BS Reporter / Mumbai February 3, 2007 Business Standard
RBI will look at having a charter to make credit a human rights issue.
The Reserve Bank of India is considering drafting a charter on “credit as human rights”, inspired by the Bangladeshi micro credit missionary Muhammad Yunus.
“The (RBI central) board will look at having a charter to make credit as human rights,” said RBI Governor Y V Reddy, after Yunus, on a visit to India for the first time since winning Nobel peace prize for pioneering lending to the poor in Bangladesh, delivered a lecture on the theme “Credit as Human Rights”.
Reddy said the board has many members who have knowledge and expertise in microfinance. Elaborating on the concept of credit as human rights, Yunus said financial sector entities should start with the belief that credit should be accepted as a human right, and build a system where one who does not possess anything gets the highest priority in getting a loan.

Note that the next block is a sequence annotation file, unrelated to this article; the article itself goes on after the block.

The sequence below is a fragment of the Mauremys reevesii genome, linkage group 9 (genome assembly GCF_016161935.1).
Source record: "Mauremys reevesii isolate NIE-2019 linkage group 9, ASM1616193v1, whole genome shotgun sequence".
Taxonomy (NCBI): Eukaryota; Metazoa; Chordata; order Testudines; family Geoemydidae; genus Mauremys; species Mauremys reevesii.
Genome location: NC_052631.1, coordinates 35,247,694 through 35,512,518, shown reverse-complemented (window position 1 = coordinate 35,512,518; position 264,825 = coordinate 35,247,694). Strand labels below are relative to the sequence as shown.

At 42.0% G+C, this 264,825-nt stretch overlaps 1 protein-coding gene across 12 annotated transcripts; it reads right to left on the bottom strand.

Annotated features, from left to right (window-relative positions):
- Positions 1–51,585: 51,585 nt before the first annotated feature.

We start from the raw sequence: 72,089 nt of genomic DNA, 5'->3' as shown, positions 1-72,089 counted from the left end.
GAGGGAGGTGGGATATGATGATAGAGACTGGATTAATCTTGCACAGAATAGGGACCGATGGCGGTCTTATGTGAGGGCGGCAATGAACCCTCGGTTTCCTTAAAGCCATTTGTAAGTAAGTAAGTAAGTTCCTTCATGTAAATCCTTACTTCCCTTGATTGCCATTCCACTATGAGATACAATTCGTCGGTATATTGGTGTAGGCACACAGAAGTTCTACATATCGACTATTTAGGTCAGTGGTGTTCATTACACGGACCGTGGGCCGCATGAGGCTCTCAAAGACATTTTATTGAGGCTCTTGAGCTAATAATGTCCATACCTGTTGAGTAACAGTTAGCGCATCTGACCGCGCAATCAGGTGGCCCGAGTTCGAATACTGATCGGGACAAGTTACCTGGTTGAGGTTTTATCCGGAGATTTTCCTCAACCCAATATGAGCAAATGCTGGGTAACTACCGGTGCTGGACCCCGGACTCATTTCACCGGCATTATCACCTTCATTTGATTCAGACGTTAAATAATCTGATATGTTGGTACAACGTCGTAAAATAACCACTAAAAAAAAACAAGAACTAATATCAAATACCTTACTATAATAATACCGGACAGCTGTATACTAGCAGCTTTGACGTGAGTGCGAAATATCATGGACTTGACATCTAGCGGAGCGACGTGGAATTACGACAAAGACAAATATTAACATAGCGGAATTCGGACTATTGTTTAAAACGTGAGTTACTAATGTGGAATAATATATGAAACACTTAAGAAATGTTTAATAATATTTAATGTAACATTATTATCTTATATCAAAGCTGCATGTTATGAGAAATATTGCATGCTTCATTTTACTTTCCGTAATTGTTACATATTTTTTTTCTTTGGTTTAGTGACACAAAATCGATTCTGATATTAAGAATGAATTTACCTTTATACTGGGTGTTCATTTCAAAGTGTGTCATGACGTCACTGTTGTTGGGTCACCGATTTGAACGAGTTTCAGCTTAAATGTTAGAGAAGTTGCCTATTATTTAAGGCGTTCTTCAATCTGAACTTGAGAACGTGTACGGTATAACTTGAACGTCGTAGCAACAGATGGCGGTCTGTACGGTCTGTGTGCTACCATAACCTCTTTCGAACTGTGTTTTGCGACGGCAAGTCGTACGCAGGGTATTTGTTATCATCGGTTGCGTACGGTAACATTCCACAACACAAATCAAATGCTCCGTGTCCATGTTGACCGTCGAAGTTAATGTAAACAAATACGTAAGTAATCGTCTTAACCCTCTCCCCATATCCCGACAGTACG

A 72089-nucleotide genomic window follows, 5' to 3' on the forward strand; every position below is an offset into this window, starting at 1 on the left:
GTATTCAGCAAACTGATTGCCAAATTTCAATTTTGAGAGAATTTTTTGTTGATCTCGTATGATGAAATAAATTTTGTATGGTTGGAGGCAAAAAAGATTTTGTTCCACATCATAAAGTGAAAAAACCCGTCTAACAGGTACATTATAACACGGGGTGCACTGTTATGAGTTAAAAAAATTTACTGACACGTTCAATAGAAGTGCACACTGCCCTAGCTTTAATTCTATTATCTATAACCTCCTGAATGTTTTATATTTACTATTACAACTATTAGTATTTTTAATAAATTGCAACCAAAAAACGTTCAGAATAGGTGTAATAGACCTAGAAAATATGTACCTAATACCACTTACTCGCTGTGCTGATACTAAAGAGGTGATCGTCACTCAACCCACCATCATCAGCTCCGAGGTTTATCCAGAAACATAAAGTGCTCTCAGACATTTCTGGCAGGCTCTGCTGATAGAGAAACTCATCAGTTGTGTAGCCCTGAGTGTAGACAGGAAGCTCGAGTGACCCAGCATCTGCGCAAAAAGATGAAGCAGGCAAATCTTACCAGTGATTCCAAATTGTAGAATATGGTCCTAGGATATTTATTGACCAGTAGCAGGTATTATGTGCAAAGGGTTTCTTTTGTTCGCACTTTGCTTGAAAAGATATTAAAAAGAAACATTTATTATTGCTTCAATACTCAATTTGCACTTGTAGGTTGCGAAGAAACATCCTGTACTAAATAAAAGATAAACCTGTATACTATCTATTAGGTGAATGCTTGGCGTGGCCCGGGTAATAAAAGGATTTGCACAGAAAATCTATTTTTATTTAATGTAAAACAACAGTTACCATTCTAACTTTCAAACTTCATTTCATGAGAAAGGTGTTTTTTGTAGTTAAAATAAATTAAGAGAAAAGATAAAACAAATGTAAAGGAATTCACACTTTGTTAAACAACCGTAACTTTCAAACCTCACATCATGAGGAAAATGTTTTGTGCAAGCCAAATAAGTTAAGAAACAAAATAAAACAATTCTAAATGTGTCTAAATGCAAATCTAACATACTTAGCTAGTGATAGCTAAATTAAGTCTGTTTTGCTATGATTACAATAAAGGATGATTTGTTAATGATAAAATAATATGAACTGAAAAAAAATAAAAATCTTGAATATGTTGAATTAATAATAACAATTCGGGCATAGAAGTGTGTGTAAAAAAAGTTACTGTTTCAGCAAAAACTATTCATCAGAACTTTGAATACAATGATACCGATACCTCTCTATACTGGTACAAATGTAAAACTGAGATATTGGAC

“Poor are not responsible for their poverty. It is imposed on them by systems and policies and to help people to get out of poverty . we have to fix systems”, the Nobel laureate said.
There is insistence on collateral, a sort of security, by banks to lend. The absence of collateral meant a person becomes “credit unworthy”. He rued the current system which unfortunately seems to send out a message that “if you have money, more you get it.”
Just 2 per cent of the people get 98 per cent of credit. “We need a credit reform” which will ensure every person has access to credit, Yunus said.
Banks seem to be influenced by a thinking that money once given to poor will never come back. This has been proved wrong by experience in microfinance where repayment rates are over 98 per cent.
“Banks have fantastic social power at their command. They can decide whom they can provide assistance to. This power can be used to change the lives of the poor, he said.